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Adding Up All the Costs

How much does downtime hit your bottom line? There's a lot to think about.

Sitting in an air-conditioned sprayer cab on a hot, humid day is a good thing. Having a conversation with a savvy precision ag specialist just adds value. That's the experience I had last week with Dan Lucas, precision ag specialist for HTS Precision Ag Solutions. The Harlan, Iowa, company provides a range of precision ag services to farmers and dealers, but during my conversation with Dan we talked about something else - production costs and time.

Working with growers trying to maximize every piece of equipment on the farm, and he helps them do that - from row control on planters to sprayer boom controls. And he rattles off statistics about acres per day and hours in the field with the best of them. Then he says: "When I have a combine down it costs $800 an hour."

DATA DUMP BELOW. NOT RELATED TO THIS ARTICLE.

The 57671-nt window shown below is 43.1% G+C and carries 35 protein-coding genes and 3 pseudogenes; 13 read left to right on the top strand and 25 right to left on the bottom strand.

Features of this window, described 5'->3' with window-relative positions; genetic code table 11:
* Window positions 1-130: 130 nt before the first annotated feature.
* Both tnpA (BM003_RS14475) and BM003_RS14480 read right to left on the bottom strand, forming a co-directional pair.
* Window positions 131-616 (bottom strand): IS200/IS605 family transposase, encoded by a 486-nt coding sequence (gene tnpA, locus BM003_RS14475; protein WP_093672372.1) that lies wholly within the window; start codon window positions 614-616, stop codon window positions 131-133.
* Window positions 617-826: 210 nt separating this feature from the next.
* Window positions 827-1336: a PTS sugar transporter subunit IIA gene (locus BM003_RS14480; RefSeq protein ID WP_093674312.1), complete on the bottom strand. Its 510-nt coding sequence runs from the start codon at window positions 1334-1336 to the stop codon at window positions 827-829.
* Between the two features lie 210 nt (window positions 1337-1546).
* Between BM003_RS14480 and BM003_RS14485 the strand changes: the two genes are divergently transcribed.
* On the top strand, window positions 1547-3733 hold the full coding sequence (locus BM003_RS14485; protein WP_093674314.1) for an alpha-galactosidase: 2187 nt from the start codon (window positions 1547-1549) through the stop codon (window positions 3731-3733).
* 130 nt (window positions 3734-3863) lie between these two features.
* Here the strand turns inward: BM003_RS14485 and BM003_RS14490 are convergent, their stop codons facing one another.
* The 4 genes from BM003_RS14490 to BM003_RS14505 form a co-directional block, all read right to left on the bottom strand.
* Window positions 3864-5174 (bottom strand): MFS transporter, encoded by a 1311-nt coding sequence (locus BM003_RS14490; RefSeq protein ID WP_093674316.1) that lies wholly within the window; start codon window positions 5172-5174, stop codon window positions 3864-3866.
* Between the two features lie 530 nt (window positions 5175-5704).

Now I've been talking about downtime costs for some time - in my print column and elsewhere. But it's the first time I've had anyone play back to me a true per hour cost of a stopped machine. So I asked him what made up the cost?

"The trucks, tractors and wagons waiting on that combine, they're costing me that," he notes. Then we talked about opportunity cost too - what would that hour be worth if he lost a half day (say 6 hours or $4,800) but when the combine was back up it could only run a couple hours and then two weeks of rain hits, keeping him out of the field. While it all depends on timing and how many acres are left, that $800 hour could get more expensive depending on yield lost for that downtime.

So is his number high? Depends on the size of the equipment (a Class 7 combine) and the number of support vehicles, hourly expenses for the labor (including benefits) plus the capital costs tied up in trucks, tractors, wagons and don't forget the person working at the unloading auger back at the farm if you have on-farm storage. It adds up pretty fast.

As the crop matures into the hopefully hot days of summer - we want those gdu's - consider your harvest plan and how best to deploy those resources.

I'll have more on my visit to HTS in future blogs. They covered a lot of ground in a couple of days. I'll share more next week.

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